Seeking a drug cocktail, CSHL team points to a new pathway for breast cancer

Mammary epithelial cells with knocked-down expression of PTPD2 resume normal shape (right).--Courtesy of Tonks Lab

Herceptin was one of the pioneering "personalized" cancer therapies, extending the lives of HER2-positive breast cancer patients. But it also has limitations. Over time, patients tend to develop a resistance to the therapy and the disease can come back and kill them. But investigators at Cold Spring Harbor Laboratory believe that a cocktail approach might take breast cancer treatments to a whole new level, and they've found a new pathway with two promising targets that could help drug developers.

The team of investigators says they believe that they found a new approach to treating HER2-positive breast cancer in a class of enzymes called protein tyrosine phosphatases, or PTPs, which plays a role in cell proliferation.

Using a 3-D model, the group "knocked down" each of the 37 PTPs in the pathway. And eliminating ine of them--PTPD2--stopped cells from developing abnormally, while going on to find an "interaction partner," a lipid called phosphatidic acid (or PA), that could also prove effective in the pathway.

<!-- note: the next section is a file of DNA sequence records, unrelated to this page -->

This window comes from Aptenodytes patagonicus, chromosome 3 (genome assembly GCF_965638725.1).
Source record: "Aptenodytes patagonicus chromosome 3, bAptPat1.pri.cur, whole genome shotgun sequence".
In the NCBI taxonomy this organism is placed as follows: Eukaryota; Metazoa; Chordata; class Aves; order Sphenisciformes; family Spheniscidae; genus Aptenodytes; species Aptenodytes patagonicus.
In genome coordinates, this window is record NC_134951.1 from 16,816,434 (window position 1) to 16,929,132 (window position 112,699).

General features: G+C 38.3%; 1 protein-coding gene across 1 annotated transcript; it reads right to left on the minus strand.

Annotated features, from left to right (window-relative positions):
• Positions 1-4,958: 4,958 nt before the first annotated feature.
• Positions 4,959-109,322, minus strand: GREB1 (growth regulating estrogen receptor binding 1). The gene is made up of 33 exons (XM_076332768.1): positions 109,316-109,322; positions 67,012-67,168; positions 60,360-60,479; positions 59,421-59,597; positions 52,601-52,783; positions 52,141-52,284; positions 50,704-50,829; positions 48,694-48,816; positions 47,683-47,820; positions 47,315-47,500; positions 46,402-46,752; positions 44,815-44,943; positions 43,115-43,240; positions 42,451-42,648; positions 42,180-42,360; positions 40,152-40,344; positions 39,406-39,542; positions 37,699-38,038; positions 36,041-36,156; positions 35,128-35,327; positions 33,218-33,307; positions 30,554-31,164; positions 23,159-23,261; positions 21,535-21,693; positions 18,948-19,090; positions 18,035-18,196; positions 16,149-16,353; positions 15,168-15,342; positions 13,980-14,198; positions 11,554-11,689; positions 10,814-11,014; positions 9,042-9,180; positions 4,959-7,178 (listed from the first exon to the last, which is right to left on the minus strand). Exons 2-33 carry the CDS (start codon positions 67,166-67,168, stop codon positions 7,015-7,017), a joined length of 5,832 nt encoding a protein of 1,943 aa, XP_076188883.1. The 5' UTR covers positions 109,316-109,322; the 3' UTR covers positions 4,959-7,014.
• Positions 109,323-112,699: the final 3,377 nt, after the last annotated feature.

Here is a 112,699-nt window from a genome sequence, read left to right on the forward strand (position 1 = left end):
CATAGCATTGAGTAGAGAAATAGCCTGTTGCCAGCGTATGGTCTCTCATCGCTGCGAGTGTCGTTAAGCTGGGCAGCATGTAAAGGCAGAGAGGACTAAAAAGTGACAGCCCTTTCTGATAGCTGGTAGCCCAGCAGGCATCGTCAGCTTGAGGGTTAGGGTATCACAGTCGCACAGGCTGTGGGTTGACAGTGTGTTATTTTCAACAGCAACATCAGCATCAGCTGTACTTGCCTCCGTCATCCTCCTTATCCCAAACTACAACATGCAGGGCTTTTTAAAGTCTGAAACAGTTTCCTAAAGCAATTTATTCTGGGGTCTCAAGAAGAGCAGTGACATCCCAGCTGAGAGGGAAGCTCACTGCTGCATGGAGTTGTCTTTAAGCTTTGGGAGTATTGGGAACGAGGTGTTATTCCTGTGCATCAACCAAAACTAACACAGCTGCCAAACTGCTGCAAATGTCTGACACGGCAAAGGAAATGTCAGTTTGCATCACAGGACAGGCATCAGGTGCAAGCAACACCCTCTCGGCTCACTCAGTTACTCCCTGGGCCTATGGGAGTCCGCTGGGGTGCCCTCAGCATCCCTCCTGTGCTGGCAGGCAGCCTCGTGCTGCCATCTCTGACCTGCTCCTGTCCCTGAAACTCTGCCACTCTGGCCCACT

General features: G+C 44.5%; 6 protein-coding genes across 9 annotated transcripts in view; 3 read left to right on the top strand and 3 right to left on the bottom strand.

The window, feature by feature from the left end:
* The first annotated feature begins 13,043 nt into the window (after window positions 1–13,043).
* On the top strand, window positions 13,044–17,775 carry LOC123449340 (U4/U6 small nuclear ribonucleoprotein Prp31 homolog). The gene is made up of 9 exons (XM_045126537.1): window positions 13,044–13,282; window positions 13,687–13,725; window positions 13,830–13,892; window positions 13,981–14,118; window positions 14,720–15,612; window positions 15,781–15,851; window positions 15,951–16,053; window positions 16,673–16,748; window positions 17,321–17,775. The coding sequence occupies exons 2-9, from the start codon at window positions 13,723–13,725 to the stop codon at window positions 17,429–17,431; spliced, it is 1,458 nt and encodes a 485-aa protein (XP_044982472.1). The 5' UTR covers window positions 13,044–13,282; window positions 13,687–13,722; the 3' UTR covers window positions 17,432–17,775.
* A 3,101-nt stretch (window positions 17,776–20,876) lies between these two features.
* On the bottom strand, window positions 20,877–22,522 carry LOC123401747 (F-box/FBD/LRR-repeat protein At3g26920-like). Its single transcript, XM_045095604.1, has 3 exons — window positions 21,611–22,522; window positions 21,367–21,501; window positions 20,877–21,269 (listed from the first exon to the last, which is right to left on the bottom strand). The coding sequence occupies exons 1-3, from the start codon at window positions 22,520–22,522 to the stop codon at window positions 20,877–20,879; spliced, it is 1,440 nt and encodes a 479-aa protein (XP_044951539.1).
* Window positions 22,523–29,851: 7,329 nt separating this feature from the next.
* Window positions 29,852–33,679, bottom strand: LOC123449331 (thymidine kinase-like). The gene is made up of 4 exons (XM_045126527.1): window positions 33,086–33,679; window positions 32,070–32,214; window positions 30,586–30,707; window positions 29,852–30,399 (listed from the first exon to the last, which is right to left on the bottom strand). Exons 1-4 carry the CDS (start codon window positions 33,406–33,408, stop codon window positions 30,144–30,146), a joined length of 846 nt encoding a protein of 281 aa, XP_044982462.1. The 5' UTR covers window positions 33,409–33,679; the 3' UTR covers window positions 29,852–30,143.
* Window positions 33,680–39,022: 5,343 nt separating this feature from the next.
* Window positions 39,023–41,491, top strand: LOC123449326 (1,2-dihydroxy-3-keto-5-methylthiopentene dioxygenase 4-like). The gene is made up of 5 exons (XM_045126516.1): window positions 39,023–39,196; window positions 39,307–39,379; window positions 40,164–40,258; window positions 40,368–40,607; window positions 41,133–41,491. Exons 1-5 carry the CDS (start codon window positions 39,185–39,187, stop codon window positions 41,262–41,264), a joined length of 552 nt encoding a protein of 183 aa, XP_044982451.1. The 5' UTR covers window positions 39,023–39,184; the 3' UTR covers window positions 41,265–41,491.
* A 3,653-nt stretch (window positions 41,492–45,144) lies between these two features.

"In this work, Mathangi Ramesh has found a new pathway--a signaling pathway downstream of HER2 that we didn't know about before," CSHL professor Nicholas Tonks says. "Two components of the pathway, the phosphatase PTPD2 and the lipid PA, are together required for HER2 signaling to function in mammary epithelial cells."

"If you can use combination approaches, hitting multiple targets within the cell to reduce the activity of each, and you see a synergistic effect between them, you may be able to overcome some of their harmful effects in HER2-positive cancer, and perhaps also resistance," adds Tonks. "That is our goal."

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